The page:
Chicago Calling: Interpretations and Translations

Featuring the music of
Nu Directions Chamber Brass
Friday, October 5th
8:00 pm

Led by Artistic Director Thomas Madeja, the modern genre oblivious brass and percussion ensemble will collaborate with Dan Godston and Borderbend’s Chicago Calling Festival to present this literary and music event exploring forms of communication. The evening will feature several poetic and musical works, including the premier of Madeja’s newest multi-disciplinary composition Lost In Translation.

Oracles, Pirates, Occupiers

A performance with music, sound, text & projections – a multidisciplinary collage exploring money, people affected by economic changes, credit’s ghostly qualities, coins, tea leaves…

Dan Godston — trumpet, poetry
Alpha Bruton — projections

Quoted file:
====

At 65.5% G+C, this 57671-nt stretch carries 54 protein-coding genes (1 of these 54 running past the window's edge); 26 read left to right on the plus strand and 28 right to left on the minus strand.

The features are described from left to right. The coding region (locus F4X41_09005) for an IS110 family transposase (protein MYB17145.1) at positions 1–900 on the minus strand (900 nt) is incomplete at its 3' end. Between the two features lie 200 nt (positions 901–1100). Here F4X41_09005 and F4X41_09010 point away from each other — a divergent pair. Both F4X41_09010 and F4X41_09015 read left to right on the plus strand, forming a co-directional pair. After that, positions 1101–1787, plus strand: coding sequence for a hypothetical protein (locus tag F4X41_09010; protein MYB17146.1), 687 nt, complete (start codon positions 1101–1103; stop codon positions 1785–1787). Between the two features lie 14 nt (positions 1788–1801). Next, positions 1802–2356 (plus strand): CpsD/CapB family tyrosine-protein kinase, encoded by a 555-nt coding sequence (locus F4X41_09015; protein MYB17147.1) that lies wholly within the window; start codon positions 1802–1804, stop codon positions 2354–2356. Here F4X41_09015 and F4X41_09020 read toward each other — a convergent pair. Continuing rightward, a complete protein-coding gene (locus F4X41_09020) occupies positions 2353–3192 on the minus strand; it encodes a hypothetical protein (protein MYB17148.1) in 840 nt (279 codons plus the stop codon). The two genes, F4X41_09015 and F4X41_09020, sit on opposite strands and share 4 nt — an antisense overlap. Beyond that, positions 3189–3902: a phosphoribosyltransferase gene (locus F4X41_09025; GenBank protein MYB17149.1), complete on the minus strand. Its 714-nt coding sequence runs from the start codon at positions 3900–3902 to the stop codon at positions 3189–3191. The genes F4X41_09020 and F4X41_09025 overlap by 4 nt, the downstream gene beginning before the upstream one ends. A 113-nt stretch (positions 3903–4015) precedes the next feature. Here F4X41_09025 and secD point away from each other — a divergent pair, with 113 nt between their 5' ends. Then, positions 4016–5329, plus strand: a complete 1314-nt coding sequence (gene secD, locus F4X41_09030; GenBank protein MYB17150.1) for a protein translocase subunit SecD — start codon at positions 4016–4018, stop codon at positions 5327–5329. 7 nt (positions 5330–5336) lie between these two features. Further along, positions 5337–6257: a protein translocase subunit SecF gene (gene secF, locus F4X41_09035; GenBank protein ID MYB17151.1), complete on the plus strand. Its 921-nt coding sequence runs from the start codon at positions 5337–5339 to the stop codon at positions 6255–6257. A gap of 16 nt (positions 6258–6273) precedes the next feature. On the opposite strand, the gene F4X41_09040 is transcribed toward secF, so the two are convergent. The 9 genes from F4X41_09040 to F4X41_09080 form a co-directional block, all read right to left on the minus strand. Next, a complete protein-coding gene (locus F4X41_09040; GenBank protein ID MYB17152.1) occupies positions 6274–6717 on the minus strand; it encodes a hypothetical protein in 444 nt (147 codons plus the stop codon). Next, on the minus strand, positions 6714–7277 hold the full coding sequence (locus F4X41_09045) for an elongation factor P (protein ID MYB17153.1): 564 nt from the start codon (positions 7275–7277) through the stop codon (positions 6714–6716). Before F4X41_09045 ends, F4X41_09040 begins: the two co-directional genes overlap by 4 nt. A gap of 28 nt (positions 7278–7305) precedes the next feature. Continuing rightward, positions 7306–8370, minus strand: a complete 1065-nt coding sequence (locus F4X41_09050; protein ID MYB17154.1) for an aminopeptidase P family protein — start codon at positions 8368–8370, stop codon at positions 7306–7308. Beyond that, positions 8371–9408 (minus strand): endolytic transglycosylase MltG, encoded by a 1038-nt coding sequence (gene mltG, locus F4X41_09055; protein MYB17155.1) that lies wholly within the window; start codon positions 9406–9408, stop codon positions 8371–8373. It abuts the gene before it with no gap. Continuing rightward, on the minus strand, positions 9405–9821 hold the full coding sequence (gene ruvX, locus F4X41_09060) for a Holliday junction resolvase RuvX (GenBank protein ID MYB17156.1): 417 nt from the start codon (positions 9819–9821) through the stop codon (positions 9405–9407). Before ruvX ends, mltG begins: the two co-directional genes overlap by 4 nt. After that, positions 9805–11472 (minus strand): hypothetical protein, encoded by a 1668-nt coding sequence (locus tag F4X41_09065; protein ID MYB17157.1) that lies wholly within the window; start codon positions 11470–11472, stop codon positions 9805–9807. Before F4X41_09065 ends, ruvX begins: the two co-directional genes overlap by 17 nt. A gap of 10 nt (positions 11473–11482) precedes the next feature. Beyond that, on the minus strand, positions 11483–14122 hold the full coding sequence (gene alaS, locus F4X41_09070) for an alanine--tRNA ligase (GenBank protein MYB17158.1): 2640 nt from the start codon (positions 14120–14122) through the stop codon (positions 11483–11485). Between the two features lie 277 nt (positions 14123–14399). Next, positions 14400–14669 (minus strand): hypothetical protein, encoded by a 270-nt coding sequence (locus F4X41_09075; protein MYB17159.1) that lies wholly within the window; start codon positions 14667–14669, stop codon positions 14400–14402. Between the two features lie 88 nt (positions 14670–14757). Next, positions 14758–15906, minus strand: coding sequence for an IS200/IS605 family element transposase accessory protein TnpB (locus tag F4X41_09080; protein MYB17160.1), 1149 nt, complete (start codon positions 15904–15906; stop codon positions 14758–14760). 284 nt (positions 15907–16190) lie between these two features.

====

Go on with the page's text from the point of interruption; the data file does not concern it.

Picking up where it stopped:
Bruce Eisenbeil — guitar soundscape
Chad Clark — electronics
Norman Long — electronics
Harry Ross — text
& other TBA collaborators

http://www.chicagoartistsresource.org/literary/node/45510

Toward a Union of Public Artists

CALL FOR PARTICIPATION⟣

Toward a Union of Public Artists


We are pleased to announce that SHoP will continue programming throughout the month of October and will be featured during Chicago Artists Month.

The month of October will be one of exploration on the nature of artistic independence and community interdependence, dedicated to informal education and an investigation of the Public Artist.

Public Artistone who acts, thinks, and/or learns publicly and in some way exhibits his/her performance of daily life, or entangles it with public life. The Public Artist might be one whose daily endeavors, say, seeking studio space, finding a place to live, eating dinner, raising children, seeking education for himself or her children… all become endeavors that are shared, informed by broader needs than ones own, and pursued with some degree of aesthetic or poetic sensibility.

October at SHOP will be a collaborative laboratory of thought and investigation of a set of ideas relating to the Public Artist: